Many individuals new to contact lenses, as well as some skilled users, have practical questions about contacts.
These pointers can assist you deal with everyday contact lens issues.
What You Should Know Before Start to Use Contacts?
Is My Contact Lens Inside Out?
A question numerous newbie users have is: “How can I tell if my contact lens is inside-out?”
The technique is to place the lens on your finger so that a cup is formed. Then hold the lens up straight in front of your eyes so you’re taking a look at the side of the cup.
If the lens forms a “U” with the leading edges flared out, it’s completely. If it forms just a “U,” it’s in the proper position.
If you’re using lenses with a handling tint, another way is to place the lens on your fingertip then look down at it. The edge of a tinted lens should look very blue (or green, depending upon the tint); that will not hold true if the lens is inverted.
Some contact lenses likewise have a laser marking, such as the trademark name, on the edge to assist you. If you can read it appropriately, the lens is not completely.
Don’t stress if you put a contact lens in your eye completely. The lens will feel uncomfortable, however it can’t do any damage.
Using Your Contact Lenses
Make sure you clean your hands thoroughly prior to applying your contact lenses, but prevent scented or oily soaps that may adhere to the lens surface. Specifically prevent using products containing lanolin and hydrating lotions.
Some optometrist say to always apply the first contact lens in the very same eye, so you’ll avoid the possibility of mixing up lenses for the right eye and left eye.
Other fundamental standards for contact lens application consist of:
- Carefully shake your lens case containing the storage solution, to loosen the contact lens must it be stuck. (Don’t attempt pulling at the lens with your finger, or you might damage it.).
- Slide the lens out of its case and into the palm of your hand. Rinse completely with the proper contact lens solution.
- Place the contact lens on the pointer of your index or middle finger, which need to be dry or mostly dry.
- With the fingers and thumb of your other hand, at the same time bring up on your upper eyelid and down on your lower eyelid.
- Position the lens on your eye while looking upward or forward, whichever you discover to be simpler. You likewise can apply the contact lens by positioning it on the white of the eye closest to your ear.
- Carefully close your eye, roll your eyes in a complete circle to assist the lens settle, and after that blink.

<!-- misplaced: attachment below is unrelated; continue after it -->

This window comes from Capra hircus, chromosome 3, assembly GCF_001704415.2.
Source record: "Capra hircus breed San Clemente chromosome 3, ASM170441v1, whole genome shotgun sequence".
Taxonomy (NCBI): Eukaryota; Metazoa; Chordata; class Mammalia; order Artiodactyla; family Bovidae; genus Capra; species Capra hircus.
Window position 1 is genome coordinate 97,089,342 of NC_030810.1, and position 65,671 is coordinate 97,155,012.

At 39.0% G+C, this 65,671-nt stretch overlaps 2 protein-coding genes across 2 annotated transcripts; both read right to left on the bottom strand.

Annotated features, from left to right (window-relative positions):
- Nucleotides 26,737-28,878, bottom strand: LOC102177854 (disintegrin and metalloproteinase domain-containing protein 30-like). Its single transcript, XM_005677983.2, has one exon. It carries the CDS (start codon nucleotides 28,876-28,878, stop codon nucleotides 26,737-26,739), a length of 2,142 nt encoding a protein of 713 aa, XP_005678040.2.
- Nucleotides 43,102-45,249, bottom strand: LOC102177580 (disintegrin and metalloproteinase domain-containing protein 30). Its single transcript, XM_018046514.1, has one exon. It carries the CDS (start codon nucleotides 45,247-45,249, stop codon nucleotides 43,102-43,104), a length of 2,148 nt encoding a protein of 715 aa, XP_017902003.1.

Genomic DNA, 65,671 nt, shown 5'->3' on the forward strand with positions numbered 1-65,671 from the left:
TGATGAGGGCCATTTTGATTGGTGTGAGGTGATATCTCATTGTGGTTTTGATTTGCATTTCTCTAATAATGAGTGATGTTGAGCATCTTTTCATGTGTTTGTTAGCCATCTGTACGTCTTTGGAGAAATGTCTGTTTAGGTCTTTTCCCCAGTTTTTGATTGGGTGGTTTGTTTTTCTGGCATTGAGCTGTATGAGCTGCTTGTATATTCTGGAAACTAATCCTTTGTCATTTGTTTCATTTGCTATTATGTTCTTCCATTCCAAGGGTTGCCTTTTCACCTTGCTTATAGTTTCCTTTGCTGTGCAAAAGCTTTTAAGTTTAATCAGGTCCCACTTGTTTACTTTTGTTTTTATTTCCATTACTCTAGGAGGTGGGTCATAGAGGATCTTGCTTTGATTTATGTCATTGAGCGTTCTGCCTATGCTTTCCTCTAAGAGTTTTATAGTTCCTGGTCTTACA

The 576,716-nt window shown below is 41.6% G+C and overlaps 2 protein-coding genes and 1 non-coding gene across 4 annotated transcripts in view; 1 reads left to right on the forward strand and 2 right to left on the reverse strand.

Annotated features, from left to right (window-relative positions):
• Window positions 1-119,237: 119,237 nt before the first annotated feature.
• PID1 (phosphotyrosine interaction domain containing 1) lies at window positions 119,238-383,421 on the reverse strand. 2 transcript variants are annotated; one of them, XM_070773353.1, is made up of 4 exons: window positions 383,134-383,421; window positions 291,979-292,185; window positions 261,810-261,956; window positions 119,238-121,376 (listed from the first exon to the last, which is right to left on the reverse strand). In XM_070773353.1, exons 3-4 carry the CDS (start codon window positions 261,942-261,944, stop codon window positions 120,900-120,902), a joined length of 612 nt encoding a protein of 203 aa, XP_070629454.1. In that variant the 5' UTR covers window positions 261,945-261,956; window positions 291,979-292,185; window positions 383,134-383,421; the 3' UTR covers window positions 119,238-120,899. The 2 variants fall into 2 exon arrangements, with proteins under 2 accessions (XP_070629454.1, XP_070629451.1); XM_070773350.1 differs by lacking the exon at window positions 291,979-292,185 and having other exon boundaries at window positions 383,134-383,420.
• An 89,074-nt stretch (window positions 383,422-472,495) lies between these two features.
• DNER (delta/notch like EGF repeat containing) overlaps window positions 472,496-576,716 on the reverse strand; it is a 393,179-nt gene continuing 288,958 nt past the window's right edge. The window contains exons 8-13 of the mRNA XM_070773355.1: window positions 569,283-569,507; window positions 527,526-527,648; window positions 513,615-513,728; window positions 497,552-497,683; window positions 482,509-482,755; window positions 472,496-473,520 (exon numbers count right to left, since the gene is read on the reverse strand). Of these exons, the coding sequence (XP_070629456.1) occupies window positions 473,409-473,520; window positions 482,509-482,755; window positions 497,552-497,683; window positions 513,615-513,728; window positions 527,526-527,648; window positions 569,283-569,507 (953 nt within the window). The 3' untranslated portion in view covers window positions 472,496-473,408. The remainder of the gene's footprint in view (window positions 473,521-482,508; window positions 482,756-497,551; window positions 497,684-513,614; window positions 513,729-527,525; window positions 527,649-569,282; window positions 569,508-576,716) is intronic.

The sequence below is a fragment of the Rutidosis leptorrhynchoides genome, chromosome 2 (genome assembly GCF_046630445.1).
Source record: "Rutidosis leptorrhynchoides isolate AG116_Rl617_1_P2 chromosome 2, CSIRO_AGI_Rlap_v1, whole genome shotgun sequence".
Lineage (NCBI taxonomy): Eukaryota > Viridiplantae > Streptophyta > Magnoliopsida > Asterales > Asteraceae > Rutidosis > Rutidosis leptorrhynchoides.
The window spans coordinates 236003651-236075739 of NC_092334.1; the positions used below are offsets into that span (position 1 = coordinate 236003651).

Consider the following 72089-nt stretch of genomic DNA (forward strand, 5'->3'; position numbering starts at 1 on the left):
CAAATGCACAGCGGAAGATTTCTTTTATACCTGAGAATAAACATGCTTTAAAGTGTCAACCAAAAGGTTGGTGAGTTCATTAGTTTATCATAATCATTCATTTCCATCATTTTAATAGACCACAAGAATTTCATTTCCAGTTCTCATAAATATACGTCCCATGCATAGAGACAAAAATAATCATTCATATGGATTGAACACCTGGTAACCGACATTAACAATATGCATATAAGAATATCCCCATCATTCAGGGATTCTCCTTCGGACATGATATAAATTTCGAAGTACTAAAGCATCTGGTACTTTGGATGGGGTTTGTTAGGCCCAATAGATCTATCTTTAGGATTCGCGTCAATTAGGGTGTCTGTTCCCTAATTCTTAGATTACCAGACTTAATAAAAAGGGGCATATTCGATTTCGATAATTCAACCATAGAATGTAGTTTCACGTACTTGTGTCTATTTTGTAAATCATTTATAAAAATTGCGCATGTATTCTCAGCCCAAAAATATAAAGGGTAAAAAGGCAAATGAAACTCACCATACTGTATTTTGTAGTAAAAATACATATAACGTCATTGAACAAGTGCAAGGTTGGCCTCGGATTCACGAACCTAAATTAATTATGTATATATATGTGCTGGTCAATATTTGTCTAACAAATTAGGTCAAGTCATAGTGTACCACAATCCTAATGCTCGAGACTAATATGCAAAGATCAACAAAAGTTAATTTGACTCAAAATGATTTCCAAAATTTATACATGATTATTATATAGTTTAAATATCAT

- Look carefully in the mirror to make sure the lens is fixated your eye. If it is, the lens ought to be comfy and your vision needs to be clear.
Removing Your Contact Lenses
Always wash your hands prior to eliminating contact lenses. If you are standing in front of a sink, use a clean paper towel to cover the drain where the contact lens may accidentally fall.
To remove soft contact lenses, look upward or sideways while you take down on your lower eyelid. With a finger, carefully navigate the lens onto the white of your eye. There, you can extremely carefully pinch the lens together with your forefinger and thumb and raise it off the eye.
Till you master contact lens elimination, you might want to keep your fingernails brief to avoid unintentionally scratching and harming your eye.
Gas permeable contact lenses can be removed by holding out the palm of your hand, flexing over, and after that opening your eye large. With one finger of your other hand, pull the skin in between your upper and lower eyelid (just outside the lateral element of your eye) outside toward your ear with your eye large open. Then blink. The contact lens ought to pop right out and into your open palm.
Devices for getting rid of contact lenses, called “plungers,” likewise are offered from your optometrist, and can be used to touch and straight get rid of a lens from your eye. Simply make sure you touch only the lens and not your eye’s surface area with these devices.
While you might hear a myth or two about somebody “losing” a contact lens in the back of the eye, this is in fact difficult since of a membrane that connects your eye to the back of your eyelid.
Contact Lenses And UV Light
Scientists have linked ultraviolet (UV) light to the development of cataracts. Direct exposure to excessive UV light likewise might lead to a condition called photokeratitis.
That’s why some contact lenses now contain a UV-blocking agent. You cannot inform if a contact lens has a UV blocker just by taking a look at it — the obstructing agent is clear, so as not to disrupt vision. The contact lens product packaging will define if the item has a UV blocker, or you can ask your eye doctor.
Extremely important: UV-blocking contacts are not suggested to change sunglasses. A contact lens covers just your cornea, not your whole eye.
Nevertheless, UV-blocking contact lenses do help protect the part of the white of your eye that is covered from formation of growths such as pingueculae and pterygia.
Sunglasses with UV security can cover more of your eye and the parts of your face that surround the eye, depending upon the size of the sunglass lens. That’s why contacts with UV blockers are designed to match sunglass use as an added defense.